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“I sing for them, and they blossom by love” …

When the man selling seedlings to me saw the harvest, he asked in surprise:

–       What have you done?

I answered: “I sing for them, and they blossom by love.” – tells Satenik Ghazaryan – a farmer  from Aramus village- remembering her very first heavy crop.



Mrs. Satenik carefully cut the “Dal” – a dish made with foremilk – and served her guests. In the meantime, the tonir (a big jar dug in the earth in which fire is made) became hot in which fresh and warm lavash bread was to be baked. Her sister rolled out the dough into thin sheets and then Mrs. Satenik patted the sheets of lavash from one hand to the other twirling them in a circular motion.


Memories followed one another… “In my childhood my mother used to teach us how to roll out the dough. The edges should be thin. They become more even and the middle of lavash is not burnt when rolling the dough by hands”,- Mrs. Satenik says.


In order to make the scene more colourfull,  the baking process is accompanied by folksongs.


Time runs fast  with Mrs. Satenik’s hospitable family, and for a moment you forget about the way back.


Satenik Ghazaryan is not only one of the farmers of Aramus village but she has also been a librarian in the Cultural Centre for 25 years.


“In 1987 when I got married I started to work in the library. While taking care of my baby I was parallely studying and, however, managed to combine everything.


Once trainings on crops launched in our village.  I started to attend the trainings… As a result, we decided to build a greenhouse using polyethylene techniques. The only condition was to make it public in order that everyone could easily enter there and get familiar with the greenhouse works.”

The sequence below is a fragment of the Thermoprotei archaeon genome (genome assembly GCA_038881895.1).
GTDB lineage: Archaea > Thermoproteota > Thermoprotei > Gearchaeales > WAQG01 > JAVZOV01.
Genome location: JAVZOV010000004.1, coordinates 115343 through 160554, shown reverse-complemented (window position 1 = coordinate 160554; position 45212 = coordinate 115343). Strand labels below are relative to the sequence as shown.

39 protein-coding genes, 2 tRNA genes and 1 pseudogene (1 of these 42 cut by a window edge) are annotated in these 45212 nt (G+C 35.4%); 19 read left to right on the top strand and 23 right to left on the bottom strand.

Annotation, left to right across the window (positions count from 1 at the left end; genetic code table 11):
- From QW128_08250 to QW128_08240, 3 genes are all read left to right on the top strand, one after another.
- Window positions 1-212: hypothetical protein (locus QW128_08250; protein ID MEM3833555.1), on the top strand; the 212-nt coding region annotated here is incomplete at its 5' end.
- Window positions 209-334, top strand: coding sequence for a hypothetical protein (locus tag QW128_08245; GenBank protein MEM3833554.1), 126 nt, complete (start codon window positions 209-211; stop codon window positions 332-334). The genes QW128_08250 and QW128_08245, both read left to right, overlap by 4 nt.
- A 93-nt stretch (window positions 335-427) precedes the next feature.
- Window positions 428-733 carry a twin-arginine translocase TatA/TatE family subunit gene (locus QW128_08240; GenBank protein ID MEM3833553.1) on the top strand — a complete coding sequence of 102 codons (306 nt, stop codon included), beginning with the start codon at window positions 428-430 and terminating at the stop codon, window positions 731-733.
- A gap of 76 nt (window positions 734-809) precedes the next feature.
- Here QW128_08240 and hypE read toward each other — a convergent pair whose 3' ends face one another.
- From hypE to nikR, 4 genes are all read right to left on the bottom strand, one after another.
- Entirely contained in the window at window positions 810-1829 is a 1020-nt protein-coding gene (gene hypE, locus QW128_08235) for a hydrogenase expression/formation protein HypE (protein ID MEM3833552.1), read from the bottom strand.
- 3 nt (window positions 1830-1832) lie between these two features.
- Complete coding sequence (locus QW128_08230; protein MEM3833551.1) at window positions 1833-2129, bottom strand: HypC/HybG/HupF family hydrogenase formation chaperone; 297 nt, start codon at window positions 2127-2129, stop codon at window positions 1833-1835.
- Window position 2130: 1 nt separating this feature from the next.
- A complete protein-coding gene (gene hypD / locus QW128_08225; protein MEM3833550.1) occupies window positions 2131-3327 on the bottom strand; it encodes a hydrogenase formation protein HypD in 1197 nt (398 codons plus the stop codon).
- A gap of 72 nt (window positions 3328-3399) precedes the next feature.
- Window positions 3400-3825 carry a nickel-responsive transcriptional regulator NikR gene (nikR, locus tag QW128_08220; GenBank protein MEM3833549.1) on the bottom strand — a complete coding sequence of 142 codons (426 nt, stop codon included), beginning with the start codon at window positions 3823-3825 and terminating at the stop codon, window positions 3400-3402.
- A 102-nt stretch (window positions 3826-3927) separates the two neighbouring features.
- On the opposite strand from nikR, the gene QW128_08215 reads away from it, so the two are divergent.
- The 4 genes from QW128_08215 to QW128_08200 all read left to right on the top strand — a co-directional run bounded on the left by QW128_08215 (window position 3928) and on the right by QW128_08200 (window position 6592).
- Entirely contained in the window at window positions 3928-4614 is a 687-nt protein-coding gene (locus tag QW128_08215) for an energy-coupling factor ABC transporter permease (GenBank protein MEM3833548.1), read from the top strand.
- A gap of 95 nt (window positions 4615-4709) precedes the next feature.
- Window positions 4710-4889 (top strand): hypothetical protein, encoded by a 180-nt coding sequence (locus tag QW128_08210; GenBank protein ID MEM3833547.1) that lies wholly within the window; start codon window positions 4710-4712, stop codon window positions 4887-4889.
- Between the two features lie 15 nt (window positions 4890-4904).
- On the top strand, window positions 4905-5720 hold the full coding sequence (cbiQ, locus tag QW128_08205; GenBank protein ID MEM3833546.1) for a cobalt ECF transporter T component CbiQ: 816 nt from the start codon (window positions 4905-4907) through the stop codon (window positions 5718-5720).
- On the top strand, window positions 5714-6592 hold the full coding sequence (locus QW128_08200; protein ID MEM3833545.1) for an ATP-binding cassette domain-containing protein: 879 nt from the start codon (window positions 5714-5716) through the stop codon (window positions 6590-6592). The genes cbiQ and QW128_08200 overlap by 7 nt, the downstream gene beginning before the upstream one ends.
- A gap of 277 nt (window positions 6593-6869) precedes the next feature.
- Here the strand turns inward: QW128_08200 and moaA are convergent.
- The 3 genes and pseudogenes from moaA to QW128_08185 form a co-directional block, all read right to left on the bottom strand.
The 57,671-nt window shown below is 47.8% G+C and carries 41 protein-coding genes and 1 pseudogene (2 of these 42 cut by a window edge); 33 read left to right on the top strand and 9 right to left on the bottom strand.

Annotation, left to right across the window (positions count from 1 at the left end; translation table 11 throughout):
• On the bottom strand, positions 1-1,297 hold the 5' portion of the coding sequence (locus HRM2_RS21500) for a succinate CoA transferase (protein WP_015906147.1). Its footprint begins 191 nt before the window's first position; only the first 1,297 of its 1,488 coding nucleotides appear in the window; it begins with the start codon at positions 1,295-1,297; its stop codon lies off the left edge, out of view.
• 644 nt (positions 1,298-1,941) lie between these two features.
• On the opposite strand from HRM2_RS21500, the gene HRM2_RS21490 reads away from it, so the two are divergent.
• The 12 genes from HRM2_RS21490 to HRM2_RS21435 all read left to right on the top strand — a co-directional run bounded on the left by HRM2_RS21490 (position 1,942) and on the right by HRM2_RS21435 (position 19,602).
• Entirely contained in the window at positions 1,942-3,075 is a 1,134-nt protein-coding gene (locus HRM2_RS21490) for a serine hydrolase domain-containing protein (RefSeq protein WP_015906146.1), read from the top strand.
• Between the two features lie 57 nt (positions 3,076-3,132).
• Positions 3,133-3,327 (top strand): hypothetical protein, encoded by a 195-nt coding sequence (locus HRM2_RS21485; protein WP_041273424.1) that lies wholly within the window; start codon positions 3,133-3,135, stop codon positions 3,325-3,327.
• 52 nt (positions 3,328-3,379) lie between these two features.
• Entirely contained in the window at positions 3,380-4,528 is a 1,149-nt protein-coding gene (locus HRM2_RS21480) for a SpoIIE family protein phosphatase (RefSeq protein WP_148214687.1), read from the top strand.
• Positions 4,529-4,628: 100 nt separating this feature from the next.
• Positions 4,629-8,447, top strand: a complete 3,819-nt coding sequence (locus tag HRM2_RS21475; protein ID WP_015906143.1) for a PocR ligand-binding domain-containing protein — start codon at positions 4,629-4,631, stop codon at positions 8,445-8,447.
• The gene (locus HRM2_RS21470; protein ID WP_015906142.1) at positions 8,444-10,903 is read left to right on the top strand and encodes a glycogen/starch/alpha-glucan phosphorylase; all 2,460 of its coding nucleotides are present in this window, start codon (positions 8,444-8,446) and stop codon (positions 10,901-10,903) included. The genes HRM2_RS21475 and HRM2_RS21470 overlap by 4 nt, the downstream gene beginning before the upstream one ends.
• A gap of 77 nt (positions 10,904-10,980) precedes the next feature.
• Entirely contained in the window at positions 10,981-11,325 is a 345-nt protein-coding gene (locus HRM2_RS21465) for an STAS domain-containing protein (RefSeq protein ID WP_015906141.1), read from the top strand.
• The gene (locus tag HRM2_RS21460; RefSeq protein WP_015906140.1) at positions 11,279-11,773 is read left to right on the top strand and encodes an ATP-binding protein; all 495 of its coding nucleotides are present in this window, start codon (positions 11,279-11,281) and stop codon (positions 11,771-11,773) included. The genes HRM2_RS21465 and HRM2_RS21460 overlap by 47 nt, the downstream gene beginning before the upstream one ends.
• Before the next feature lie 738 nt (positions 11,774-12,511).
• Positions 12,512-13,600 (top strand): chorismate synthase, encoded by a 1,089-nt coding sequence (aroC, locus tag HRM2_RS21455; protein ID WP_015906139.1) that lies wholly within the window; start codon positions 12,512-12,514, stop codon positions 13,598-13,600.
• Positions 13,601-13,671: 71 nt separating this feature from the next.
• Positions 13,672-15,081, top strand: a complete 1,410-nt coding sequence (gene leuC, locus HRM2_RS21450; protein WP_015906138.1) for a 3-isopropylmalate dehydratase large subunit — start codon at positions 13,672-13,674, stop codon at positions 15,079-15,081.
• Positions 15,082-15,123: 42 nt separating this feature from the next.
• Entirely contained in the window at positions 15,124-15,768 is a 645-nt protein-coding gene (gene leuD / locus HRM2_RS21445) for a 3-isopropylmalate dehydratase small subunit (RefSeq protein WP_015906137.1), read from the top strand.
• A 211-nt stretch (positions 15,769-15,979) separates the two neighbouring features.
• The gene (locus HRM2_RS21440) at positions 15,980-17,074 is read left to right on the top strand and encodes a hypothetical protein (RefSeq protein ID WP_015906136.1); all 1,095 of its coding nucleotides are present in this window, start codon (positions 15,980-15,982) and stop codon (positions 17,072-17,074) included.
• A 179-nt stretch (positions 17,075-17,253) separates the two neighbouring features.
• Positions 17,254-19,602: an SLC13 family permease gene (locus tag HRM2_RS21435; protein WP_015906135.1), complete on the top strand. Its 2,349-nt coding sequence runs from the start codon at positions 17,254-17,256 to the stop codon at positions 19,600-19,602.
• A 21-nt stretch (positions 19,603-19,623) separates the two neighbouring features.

It has been five years since they have got the greenhouse. Mrs. Satenik grows tomatoes and cucumbers.


“Throughout these years I used to grow various crops in the open field but cultivation in a greenhouse is quite different. You seem to live with it; you witness the growing day by day. I’ve yielded heavy crop in the first year.”- Mrs. Satenik tells and remembers when once the man selling seedlings to her saw the harvest and asked in surprise:

“What have you done?”

“I sing for them, and they blossom by love”, – I answered.


There is not much work to do in winter for Mrs. Satenik. Yet it changes in spring during sowing time and also in autumn when it’s time to harvest.


“Usually a day starts with cooking and then I go to the cowshed, market and also to the library.”


On top of this, Mrs. Satenik is also a good beekeeper.


“Seven years ago we saw a beautiful cluster in our tree. We took it and put in a box. Then my husband had to leave the country and told me to keep it in case if I was able to take care of it alone. I had never seen people beekeeping before. Father said there was a beekeeper in our village. But when I applied him for help he did the work himself and when I asked him to explain how or why he did something, he used to answer: “You are not going to be a bee-keeper, aren’t you?”


Mrs. Satenik, however, stood firm on her decision. Soon she finds a way out. Thanks to the books in the library she starts to study beekeeping and the result was not slow to arrive.


Today Mrs. Satenik has 45 beehives.


“We have more spare boxes; hence I am planning to increase the number of beehives.”


The hospitable hostess then shares the yield with everyone.


Lilit Kochinyan

Yerevan- Aramus

See also other materials by this theme:


”It’s happiness when one does what he likes”…


My mother used to tell me, ”You were born for the country life’’…




FEMALE FOOD HERO Award Ceremony  /Video


Rural Women: Success Stories   / Photoreportage






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